Absence of inspiratory laryngeal constrictor muscle activity during nasal neurally adjusted ventilatory assist in newborn lambs
Hadj-Ahmed, Mohamed Amine; Samson, Nathalie; Beck, Jennifer; Praud, Jean-Paul
SubjectNasal intermittent positive pressure ventilation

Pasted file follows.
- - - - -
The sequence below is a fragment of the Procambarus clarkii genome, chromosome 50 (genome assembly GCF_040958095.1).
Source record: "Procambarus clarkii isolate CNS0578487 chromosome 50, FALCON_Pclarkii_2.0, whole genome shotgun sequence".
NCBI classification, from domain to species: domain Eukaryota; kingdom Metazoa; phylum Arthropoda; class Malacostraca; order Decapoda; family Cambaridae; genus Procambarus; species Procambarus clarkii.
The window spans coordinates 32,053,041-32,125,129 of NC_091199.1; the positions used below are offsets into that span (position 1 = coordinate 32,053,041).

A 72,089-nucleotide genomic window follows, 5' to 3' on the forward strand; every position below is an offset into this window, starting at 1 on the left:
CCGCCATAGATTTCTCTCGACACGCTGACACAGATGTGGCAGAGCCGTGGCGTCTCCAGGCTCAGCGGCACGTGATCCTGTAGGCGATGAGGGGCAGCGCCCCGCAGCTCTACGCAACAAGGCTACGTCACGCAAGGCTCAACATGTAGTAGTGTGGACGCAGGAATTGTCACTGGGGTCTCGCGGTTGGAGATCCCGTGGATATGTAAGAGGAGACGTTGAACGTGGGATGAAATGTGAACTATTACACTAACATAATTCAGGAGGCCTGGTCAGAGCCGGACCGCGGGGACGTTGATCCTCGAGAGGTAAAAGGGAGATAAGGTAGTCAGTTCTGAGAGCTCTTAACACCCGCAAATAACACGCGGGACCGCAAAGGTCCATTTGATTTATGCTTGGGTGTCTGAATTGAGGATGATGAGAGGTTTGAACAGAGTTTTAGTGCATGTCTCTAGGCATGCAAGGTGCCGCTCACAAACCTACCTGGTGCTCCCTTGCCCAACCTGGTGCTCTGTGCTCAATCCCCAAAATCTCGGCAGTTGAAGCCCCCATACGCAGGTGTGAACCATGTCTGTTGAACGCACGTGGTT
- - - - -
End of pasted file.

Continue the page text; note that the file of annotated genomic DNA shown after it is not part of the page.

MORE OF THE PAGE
It has been demonstrated that a progressive increase in nasal pressure support ventilation (nPSV) leads to an active inspiratory glottal closure in non-sedated newborn lambs, which limits lung ventilation (24, 33). Unlike nPSV, the pressure delivered during nasal Neurally Adjusted Ventilatory Assist (nNAVA) is synchronized to the diaphragm electrical activity on inspiration (36). Given the tight neural integration of the glottal dilators and constrictors with diaphragm activity on inspiration and expiration respectively, the aim of the present study was to test the hypothesis that inspiratory glottal closure does not develop during nNAVA. Polysomnographic recordings were performed in eight non-sedated, chronically instrumented lambs, which were ventilated with progressively increasing levels of nPSV and nNAVA, in random order. States of alertness, diaphragm and glottal muscle electrical activity, tracheal pressure, SpO2, tracheal PETCO2 and respiratory inductive plethysmography were continuously recorded. While phasic inspiratory glottal constrictor electrical activity appeared with increasing levels of nPSV in 5 out of 8 lambs, it was never observed at any nNAVA level in any lamb, even at maximal achievable nNAVA levels. In addition, a decrease in arterial PCO2 was neither necessary nor sufficient for the development of phasic inspiratory glottal constrictor activity. In conclusion, nNAVA does not induce active glottal closure in non-sedated newborn lambs at high-pressure levels, in contrast to nPSV.